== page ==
For all my criticisms, I’m jazzed to be here witnessing HBS adapting to a more technical and digital environment and excited to see where the school goes in that respect. Maybe one day in the not too distant future, HBS can even take protagonist empathy to a whole new level: Imagine preparing cases with a VR headset that transports us to Toyota’s manufacturing plant where we can see the TPS line in action, experience a Bridgewater feedback session or the emotions on Rob Parson’s face when we tell him we can’t promote him. How cool would that be??

Word Count: 798



3Korn, M. & Gellman, L. 2015, Should Harvard Business School Hit Refresh? Students, Faculty and Alumni Say School Is Behind in Tech, New York, N.Y., ABI/INFORM via ProQuest, accessed 11/2018.

4“Harvard Business School; Harvard Business School Marks Completion of First Cohort of HBX CORe”, 2014, Investment Weekly News, pp. 590., ABI/INFORM via ProQuest, accessed 11/2018.





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Student comments on HBS: Educating leaders who make a difference in an increasingly digital world?

  1. Since we are studying at HBS these days, it was very interesting to read this blog. Before joining HBS, I also experienced HBX and felt this can be another effective way for distributing high-quality education and generating new revenue for the institution. Looks very powerful. It was so helpful and exciting to read your blog. Thank you.

  2. Great post! I thought your ideas around syncing CPD’s strategy/structure around technology and improving the HBS platforms we use particularly appealing. I wonder if a basic coding class could be added to the RC curriculum to reflect the importance of technology in business? Similarly, I wonder if credit/some sort of prize could be awarded to students who can creatively improve the platforms we use? Given the plethora of tech talent at HBS, I’m sure our classmates could help figure out interesting solutions.

  3. Great article! One question: do you think HBS can digitize the classroom experience? The case method relies on students learning from each other: is this feasible 100% online? Could we imagine doing the case method by video call? Or even without video and just by text? It could solve 2 big problems: (1) time constraint (you don’t need to be available at the time of the class) and (2) location constraint (you don’t need to be physically present in Cambridge during class).

  4. RT,

    Thank you very much for your very interesting article! The comment that really resonated with me was your reference to myHBS and Canvas. I believe that if a learning institution really wants to emphasize the importance of a particular subject (in this case, technology) they should lead by example. The fact that there isn’t one integrated online (and mobile-enabled) system where students can see their course calendar, event schedule, to do list, and class details is very surprising to me. Many times, I find myself thinking fondly of more simple times when I was pursuing my undergraduate degree from 2005-2009 and most of our coursework and syllabuses were done via hard copies. On the flip side, given my negative experience with myHBS, Thrive, course calendars, and Canvas, I have noted the importance of technology in business. Technology for technology sake is not helpful. It must be designed in order to create efficiencies for the end user.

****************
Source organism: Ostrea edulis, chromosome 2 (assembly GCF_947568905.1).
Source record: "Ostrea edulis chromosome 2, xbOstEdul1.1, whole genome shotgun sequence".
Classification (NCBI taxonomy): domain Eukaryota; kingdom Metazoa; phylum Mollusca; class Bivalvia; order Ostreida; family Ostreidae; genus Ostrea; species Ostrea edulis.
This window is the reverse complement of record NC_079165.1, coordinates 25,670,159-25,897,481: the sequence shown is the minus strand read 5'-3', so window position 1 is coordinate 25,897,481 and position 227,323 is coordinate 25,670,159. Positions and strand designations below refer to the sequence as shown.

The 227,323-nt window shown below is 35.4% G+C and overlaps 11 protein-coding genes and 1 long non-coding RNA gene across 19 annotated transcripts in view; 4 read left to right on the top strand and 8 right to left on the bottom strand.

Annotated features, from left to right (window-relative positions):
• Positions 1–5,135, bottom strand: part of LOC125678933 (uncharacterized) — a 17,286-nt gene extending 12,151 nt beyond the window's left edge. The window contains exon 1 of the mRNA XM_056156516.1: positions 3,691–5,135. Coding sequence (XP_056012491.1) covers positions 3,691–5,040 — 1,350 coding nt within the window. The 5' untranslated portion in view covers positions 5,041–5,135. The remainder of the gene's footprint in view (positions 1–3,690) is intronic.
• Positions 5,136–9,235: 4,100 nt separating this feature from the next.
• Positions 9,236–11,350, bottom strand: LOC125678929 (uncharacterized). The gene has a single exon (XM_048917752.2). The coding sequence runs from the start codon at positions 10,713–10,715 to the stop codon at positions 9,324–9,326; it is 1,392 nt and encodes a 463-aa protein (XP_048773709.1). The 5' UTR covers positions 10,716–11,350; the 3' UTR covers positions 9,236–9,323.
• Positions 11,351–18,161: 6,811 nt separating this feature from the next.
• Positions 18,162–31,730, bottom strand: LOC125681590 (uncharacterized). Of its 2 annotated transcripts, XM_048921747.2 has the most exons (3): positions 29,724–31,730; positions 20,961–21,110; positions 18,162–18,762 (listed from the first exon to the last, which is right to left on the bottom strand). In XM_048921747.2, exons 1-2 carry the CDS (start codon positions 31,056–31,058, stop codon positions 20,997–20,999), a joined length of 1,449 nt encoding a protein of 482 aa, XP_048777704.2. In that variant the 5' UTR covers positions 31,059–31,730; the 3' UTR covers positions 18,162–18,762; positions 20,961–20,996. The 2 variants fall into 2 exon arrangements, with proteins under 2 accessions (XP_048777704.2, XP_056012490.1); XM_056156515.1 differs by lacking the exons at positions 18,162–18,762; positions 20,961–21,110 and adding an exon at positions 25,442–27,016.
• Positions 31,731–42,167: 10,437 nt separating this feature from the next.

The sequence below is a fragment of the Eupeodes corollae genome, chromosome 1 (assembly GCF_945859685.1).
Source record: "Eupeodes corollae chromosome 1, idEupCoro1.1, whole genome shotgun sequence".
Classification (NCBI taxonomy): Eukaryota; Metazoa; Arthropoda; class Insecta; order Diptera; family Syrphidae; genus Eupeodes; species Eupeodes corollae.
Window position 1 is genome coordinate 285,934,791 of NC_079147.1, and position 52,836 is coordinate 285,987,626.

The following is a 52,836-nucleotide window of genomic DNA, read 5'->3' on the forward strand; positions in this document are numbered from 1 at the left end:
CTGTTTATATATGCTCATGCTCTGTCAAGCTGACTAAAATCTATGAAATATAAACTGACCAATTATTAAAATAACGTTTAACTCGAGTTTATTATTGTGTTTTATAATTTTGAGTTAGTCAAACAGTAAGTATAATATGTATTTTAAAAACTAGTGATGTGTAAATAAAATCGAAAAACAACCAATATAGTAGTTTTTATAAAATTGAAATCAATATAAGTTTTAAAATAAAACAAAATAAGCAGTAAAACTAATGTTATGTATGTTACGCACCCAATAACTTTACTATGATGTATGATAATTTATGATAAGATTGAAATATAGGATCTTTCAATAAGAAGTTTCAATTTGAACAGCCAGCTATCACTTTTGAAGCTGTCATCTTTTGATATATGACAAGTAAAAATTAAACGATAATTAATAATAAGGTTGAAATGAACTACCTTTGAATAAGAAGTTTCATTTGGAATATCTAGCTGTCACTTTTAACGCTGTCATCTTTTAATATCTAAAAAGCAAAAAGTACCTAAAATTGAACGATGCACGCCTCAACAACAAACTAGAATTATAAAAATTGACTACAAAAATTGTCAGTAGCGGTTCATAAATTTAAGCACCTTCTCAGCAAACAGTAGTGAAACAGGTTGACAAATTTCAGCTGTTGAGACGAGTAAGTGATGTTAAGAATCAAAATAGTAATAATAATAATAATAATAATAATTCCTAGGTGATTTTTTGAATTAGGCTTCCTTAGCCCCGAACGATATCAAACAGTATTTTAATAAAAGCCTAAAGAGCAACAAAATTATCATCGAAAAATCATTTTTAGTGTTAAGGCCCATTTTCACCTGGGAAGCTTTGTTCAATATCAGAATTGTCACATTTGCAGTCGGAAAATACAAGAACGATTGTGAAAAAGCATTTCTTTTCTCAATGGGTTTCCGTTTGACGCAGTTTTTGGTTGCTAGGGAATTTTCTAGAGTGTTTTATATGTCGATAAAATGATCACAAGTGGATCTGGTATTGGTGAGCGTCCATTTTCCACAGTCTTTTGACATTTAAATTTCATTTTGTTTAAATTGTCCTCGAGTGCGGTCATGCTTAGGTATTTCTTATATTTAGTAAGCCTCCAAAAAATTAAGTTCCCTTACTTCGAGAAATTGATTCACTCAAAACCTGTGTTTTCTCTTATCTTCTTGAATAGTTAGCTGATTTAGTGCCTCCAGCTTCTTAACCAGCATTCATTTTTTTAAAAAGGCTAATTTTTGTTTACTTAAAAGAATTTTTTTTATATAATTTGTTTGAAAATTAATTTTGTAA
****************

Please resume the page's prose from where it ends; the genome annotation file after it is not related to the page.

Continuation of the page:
Thanks again!
    – Jess Delfino

  5. Thanks for turning the microscope on HBS itself! You raised some important structural tensions with CPD resources and the use of technology across the campus, but you avoided the elephant in the room: the case method itself. Do you think that learning via the case method in groups of 90 can adequately prepare students to thrive in the new digital workplace? Stanford GSB and MIT Sloan both make frequent reference to smaller team experiential learning (groups <10) and the ability to customize your learning path. Are there aspects of other top business schools that HBS should be willing to adopt?

    GSB: https://www.gsb.stanford.edu/stanford-gsb-experience/academic
    Sloan: http://mitsloan.mit.edu/mba/program-components/collaborative-environment/

  6. Dear RT,
    Its such an interesting blog post. I must say that i was super thrilled to read this piece — thanks a lot for the same.

    I particularly liked the motivation and the idea behind your blog entry. The things that i strongly resonate with are the use of paper-based cases in the HBS curriculum, instead of a tablet enabled learning environment — such as Onyx Boox Max that you mentioned. Having paper-based cases not only hurts the environment, but also its a logistical nightmare — not just for the distribution department but for the students as well. I wish, we could move to a more digital world at HBS, in the future.

    I also liked the futuristic idea about usage of VR headsets inside the classroom — to move to a setting described in a case, and even create and enact role plays, centered around those cases.